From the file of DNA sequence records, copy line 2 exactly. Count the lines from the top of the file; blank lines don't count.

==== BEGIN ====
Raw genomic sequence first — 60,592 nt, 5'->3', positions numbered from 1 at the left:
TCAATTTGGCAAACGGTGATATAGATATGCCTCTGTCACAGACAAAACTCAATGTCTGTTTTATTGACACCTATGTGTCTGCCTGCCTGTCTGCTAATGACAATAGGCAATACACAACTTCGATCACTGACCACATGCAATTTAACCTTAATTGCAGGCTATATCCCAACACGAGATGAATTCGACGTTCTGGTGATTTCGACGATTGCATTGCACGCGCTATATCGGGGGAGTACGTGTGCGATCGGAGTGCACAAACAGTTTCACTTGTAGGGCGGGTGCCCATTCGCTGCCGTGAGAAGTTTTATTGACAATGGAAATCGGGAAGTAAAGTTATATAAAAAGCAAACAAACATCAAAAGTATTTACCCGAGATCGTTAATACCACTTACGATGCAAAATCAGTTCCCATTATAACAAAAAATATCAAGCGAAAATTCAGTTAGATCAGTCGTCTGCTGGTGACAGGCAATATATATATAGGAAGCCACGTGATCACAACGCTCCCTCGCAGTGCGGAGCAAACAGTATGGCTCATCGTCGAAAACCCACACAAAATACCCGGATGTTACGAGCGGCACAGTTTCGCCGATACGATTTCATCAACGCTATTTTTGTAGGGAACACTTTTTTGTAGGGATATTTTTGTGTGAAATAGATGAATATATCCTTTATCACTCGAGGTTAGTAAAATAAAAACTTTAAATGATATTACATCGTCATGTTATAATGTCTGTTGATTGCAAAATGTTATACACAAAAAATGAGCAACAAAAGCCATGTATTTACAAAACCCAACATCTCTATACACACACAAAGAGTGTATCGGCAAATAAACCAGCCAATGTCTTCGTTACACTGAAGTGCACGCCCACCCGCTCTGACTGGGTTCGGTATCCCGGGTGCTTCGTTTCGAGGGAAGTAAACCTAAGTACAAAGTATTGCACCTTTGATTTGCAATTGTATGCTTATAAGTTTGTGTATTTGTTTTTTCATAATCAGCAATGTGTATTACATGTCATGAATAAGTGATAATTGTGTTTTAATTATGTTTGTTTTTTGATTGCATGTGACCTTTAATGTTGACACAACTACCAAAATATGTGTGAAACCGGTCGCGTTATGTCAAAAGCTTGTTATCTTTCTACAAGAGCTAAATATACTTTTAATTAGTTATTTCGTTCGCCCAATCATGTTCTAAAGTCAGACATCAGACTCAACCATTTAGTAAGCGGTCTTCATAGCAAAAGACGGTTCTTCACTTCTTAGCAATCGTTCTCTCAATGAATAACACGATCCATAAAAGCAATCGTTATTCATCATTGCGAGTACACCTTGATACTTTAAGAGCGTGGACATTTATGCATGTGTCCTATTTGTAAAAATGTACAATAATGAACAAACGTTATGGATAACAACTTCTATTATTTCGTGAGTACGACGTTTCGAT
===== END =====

TCAATTTGGCAAACGGTGATATAGATATGCCTCTGTCACAGACAAAACTCAATGTCTGTTTTATTGACACCTATGTGTCTGCCTGCCTGTCTGCTAATGACAATAGGCAATACACAACTTCGATCACTGACCACATGCAATTTAACCTTAATTGCAGGCTATATCCCAACACGAGATGAATTCGACGTTCTGGTGATTTCGACGATTGCATTGCACGCGCTATATCGGGGGAGTACGTGTGCGATCGGAGTGCACAAACAGTTTCACTTGTAGGGCGGGTGCCCATTCGCTGCCGTGAGAAGTTTTATTGACAATGGAAATCGGGAAGTAAAGTTATATAAAAAGCAAACAAACATCAAAAGTATTTACCCGAGATCGTTAATACCACTTACGATGCAAAATCAGTTCCCATTATAACAAAAAATATCAAGCGAAAATTCAGTTAGATCAGTCGTCTGCTGGTGACAGGCAATATATATATAGGAAGCCACGTGATCACAACGCTCCCTCGCAGTGCGGAGCAAACAGTATGGCTCATCGTCGAAAACCCACACAAAATACCCGGATGTTACGAGCGGCACAGTTTCGCCGATACGATTTCATCAACGCTATTTTTGTAGGGAACACTTTTTTGTAGGGATATTTTTGTGTGAAATAGATGAATATATCCTTTATCACTCGAGGTTAGTAAAATAAAAACTTTAAATGATATTACATCGTCATGTTATAATGTCTGTTGATTGCAAAATGTTATACACAAAAAATGAGCAACAAAAGCCATGTATTTACAAAACCCAACATCTCTATACACACACAAAGAGTGTATCGGCAAATAAACCAGCCAATGTCTTCGTTACACTGAAGTGCACGCCCACCCGCTCTGACTGGGTTCGGTATCCCGGGTGCTTCGTTTCGAGGGAAGTAAACCTAAGTACAAAGTATTGCACCTTTGATTTGCAATTGTATGCTTATAAGTTTGTGTATTTGTTTTTTCATAATCAGCAATGTGTATTACATGTCATGAATAAGTGATAATTGTGTTTTAATTATGTTTGTTTTTTGATTGCATGTGACCTTTAATGTTGACACAACTACCAAAATATGTGTGAAACCGGTCGCGTTATGTCAAAAGCTTGTTATCTTTCTACAAGAGCTAAATATACTTTTAATTAGTTATTTCGTTCGCCCAATCATGTTCTAAAGTCAGACATCAGACTCAACCATTTAGTAAGCGGTCTTCATAGCAAAAGACGGTTCTTCACTTCTTAGCAATCGTTCTCTCAATGAATAACACGATCCATAAAAGCAATCGTTATTCATCATTGCGAGTACACCTTGATACTTTAAGAGCGTGGACATTTATGCATGTGTCCTATTTGTAAAAATGTACAATAATGAACAAACGTTATGGATAACAACTTCTATTATTTCGTGAGTACGACGTTTCGAT